Fewer Seniors Use Pomona’s Career Office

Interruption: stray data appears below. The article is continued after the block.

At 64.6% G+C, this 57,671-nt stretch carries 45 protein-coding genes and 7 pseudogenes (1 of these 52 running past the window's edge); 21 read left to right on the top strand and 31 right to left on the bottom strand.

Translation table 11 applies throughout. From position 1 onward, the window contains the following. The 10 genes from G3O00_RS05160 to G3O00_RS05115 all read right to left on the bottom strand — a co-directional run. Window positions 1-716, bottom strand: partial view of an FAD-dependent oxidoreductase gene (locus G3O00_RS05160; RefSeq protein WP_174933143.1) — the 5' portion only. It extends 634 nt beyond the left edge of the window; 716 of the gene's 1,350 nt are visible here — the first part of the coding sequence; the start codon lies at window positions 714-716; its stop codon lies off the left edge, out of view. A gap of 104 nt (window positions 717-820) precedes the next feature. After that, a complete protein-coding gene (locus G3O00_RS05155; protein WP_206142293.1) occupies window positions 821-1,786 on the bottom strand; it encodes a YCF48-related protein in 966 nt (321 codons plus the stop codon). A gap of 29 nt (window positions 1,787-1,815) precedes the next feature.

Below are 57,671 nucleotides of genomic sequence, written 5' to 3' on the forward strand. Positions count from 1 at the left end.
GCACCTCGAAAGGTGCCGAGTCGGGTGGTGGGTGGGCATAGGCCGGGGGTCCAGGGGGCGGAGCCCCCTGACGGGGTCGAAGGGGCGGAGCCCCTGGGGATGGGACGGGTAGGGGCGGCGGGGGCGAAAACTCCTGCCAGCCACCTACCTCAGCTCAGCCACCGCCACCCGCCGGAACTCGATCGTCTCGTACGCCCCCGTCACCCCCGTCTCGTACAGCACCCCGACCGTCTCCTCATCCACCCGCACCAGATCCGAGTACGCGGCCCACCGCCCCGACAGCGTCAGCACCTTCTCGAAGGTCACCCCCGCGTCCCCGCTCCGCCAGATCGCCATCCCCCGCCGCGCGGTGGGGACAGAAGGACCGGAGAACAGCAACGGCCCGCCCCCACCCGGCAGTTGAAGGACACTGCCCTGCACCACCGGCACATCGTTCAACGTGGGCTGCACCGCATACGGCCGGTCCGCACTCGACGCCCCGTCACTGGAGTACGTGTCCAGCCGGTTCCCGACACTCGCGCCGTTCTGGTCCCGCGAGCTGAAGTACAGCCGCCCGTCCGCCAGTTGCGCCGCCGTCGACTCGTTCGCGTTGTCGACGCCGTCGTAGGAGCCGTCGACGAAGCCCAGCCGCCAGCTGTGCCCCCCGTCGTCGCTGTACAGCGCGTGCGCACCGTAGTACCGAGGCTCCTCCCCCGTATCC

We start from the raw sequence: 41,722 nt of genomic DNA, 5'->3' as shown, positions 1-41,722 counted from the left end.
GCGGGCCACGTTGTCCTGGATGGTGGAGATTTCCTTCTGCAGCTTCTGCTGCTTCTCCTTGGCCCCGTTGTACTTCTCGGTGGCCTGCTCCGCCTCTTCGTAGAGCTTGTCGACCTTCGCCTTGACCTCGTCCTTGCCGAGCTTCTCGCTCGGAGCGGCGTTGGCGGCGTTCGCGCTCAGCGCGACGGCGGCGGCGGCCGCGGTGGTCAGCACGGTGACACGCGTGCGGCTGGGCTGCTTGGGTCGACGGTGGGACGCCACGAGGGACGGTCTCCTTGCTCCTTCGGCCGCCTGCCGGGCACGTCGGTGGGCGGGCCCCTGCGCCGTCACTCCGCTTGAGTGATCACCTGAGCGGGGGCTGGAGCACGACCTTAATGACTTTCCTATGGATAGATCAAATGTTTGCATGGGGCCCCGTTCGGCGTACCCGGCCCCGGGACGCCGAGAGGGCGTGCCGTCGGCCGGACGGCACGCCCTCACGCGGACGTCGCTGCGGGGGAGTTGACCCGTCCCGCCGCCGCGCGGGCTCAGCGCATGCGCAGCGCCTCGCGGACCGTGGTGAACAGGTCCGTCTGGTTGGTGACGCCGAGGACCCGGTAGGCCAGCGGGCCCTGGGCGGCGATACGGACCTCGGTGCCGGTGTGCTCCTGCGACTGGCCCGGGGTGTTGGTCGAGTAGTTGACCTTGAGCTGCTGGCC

This semester, many seniors are neglecting to visit Pomona’s Career Development Office (CDO) and to utilize its job search resources, a phenomenon Director Carl Martellino said is not unusual at liberal arts colleges during economic crises.Since the beginning of the school year, the number of seniors visiting the CDO has significantly increased, but job opportunities continue to outnumber applicants.“When the economy is booming, students will come to career centers, and the opposite happens during downturns,” Martellino said. “They think there is nothing here. They’re making false assumptions based on what they see in the media.”Tad Stebbins PO ’10 agreed, saying he believes some seniors may think education offers more opportunities than the economy does at this time.“I think some people are simply more interested in pursuing further education rather than jobs, given the economy,” Tad Stebbins PO ’10 said. Martellino agreed, adding that the students are afraid to confront the job market at this time.“They’re hiding,” Martellino said. “The truth is, we have a lot of opportunities.”Stebbins has a job lined up with the company where he was an intern the past two summers.Although the CDO did not help him secure this position, Stebbins has taken advantage of the CDO’s offerings in the past.“I have consulted with the CDO regarding my resume on several occasions,” he said. “I also have attended numerous on-campus recruiting events over the last two years, including the various industry fairs. The Claremont Colleges attract some top firms, particularly with respect to management consulting.”He also considered Route 47—the Claremont Colleges’ online job search engine—and the CDO library as helpful resources.Many students, however, do not share Stebbins’ positive attitude towards the office.“The CDO is useful for reading resumes and for interview preparation,” Elizabeth Ng PO ’10 said. “However, they are not generally going to be very useful for helping you find a job or an internship or to figure out what you’d like to do with your life.”Ng suggested that seniors are avoiding the CDO simply “because they’ve had disappointing experiences in the past.”Martellino, who has worked at the CDO for 11 years, maintained that in past years seniors visited the office frequently and successfully secured jobs with the help of its staff and “one of the largest career center libraries in the country.”He said students from the other Claremont Colleges have been benefiting from the wealth of resources this year.“We have so many job and internship opportunities,” he said. “It’s a shame to watch them go to students from other schools simply because our students are not applying!The CDO has debuted several new projects this year and in the recent past. Innovations include an e-mail newsletter called OnRamp, which highlights job opportunities during and after college; tips on how to “dress for success;” and interviews with Pomona alumni in a variety of professional fields. Route 47 is also offering targeted listservs by industry area for the first time.Martellino applauds the new online tools, but believes they cannot replace a conversation with a member of the CDO staff.“When we don’t see students, it usually means they haven’t started their job search,” he said.Other opportunities include the “Shadow a Sagehen” program—in which students can spend time on the job with Pomona alumni over winter break—and free, unlimited use of the Vault Online Library.Martellino also believes these new features and the heightened outreach on the part of the CDO have led to the dramatic increase in senior participation over the past several weeks.“I also think that as some seniors start to engage in the on-campus recruiting program other students feel pressure to get started,” he said.A record number of seniors attended the East Coast Opportunities information sessions this month. As part of the Selective Liberal Arts Consortium, Pomona sends students to East Coast cities over winter break to interview for post-college jobs. One hundred seniors also signed up for this fall’s Financial Planning Seminar for Seniors. Participation in this event was consistent with past years.“While the senior class seemed to be off to a very slow start this year, it does appear that they are now working to catch up,” said Martellino.He mentioned that many are still “hiding,” however, and insists that job opportunities abound despite economic strife.

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